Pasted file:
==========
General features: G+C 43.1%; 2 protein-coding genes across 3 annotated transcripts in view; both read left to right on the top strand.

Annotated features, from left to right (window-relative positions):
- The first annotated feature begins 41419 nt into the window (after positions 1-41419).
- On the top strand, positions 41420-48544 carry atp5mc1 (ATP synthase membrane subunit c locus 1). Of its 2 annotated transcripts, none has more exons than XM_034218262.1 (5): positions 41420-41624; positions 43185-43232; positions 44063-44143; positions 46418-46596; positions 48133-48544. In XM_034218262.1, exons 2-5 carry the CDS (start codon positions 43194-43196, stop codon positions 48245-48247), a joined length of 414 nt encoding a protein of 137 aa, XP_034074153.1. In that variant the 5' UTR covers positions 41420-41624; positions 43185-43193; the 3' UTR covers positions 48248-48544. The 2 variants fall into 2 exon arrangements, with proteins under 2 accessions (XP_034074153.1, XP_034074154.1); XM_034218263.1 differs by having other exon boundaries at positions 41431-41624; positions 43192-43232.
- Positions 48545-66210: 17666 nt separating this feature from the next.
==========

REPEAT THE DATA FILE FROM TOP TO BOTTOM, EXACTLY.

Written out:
General features: G+C 43.1%; 2 protein-coding genes across 3 annotated transcripts in view; both read left to right on the top strand.

Annotated features, from left to right (window-relative positions):
- The first annotated feature begins 41419 nt into the window (after positions 1-41419).
- On the top strand, positions 41420-48544 carry atp5mc1 (ATP synthase membrane subunit c locus 1). Of its 2 annotated transcripts, none has more exons than XM_034218262.1 (5): positions 41420-41624; positions 43185-43232; positions 44063-44143; positions 46418-46596; positions 48133-48544. In XM_034218262.1, exons 2-5 carry the CDS (start codon positions 43194-43196, stop codon positions 48245-48247), a joined length of 414 nt encoding a protein of 137 aa, XP_034074153.1. In that variant the 5' UTR covers positions 41420-41624; positions 43185-43193; the 3' UTR covers positions 48248-48544. The 2 variants fall into 2 exon arrangements, with proteins under 2 accessions (XP_034074153.1, XP_034074154.1); XM_034218263.1 differs by having other exon boundaries at positions 41431-41624; positions 43192-43232.
- Positions 48545-66210: 17666 nt separating this feature from the next.